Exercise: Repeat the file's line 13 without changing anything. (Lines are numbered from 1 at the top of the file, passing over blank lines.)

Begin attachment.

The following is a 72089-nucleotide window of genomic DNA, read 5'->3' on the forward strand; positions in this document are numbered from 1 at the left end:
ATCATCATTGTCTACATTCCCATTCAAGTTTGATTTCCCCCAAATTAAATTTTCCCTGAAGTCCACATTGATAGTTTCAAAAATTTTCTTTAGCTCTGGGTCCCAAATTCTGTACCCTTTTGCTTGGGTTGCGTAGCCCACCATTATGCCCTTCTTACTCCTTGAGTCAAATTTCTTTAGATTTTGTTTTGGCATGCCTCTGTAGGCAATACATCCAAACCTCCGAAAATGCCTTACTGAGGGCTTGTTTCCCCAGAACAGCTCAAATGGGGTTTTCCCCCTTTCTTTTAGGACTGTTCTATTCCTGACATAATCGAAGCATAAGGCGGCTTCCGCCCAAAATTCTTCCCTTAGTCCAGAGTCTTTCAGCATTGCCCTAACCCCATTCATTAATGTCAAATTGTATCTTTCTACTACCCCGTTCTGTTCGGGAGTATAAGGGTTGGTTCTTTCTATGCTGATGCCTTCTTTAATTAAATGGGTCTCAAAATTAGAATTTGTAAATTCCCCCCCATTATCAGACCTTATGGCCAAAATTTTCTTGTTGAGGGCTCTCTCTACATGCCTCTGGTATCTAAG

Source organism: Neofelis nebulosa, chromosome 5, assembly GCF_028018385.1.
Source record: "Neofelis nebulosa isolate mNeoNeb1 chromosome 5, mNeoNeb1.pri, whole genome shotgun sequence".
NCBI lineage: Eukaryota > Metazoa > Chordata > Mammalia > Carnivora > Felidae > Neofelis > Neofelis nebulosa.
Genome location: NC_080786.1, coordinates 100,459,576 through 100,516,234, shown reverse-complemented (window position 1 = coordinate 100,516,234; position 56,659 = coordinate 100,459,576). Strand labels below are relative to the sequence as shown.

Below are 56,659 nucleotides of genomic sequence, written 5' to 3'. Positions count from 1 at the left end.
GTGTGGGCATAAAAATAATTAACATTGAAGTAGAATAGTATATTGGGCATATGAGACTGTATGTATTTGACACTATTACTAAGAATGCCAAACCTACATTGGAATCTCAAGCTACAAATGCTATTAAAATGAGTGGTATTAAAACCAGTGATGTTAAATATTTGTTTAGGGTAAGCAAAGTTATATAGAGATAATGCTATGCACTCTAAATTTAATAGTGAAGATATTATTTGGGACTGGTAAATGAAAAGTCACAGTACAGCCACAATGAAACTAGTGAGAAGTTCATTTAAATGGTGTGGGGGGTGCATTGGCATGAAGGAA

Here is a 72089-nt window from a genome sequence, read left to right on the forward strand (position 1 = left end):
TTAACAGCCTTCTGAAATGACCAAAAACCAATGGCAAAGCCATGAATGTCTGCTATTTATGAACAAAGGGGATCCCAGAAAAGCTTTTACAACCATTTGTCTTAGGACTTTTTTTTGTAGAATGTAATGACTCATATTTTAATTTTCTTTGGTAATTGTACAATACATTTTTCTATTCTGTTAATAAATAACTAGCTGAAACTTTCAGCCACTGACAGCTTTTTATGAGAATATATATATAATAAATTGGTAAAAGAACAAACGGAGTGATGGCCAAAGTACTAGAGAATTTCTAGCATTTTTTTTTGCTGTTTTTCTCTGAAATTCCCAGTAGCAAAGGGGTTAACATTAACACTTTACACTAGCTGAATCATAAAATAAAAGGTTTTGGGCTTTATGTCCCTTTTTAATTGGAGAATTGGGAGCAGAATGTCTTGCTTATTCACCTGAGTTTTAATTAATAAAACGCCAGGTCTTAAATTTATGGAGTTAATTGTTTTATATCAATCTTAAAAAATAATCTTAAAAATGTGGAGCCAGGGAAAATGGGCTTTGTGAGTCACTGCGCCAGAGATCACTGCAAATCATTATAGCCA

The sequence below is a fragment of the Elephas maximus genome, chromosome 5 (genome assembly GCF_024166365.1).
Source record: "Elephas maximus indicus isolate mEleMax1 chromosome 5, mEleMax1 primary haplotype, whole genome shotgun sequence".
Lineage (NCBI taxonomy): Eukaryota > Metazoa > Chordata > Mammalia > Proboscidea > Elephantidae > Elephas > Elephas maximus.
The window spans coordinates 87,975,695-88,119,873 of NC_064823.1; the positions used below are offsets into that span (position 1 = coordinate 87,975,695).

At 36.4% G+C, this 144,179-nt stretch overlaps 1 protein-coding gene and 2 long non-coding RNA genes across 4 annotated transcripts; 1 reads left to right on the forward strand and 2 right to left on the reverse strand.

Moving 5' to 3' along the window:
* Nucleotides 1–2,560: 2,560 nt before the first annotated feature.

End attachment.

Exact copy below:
Lineage (NCBI taxonomy): Eukaryota > Metazoa > Chordata > Mammalia > Proboscidea > Elephantidae > Elephas > Elephas maximus.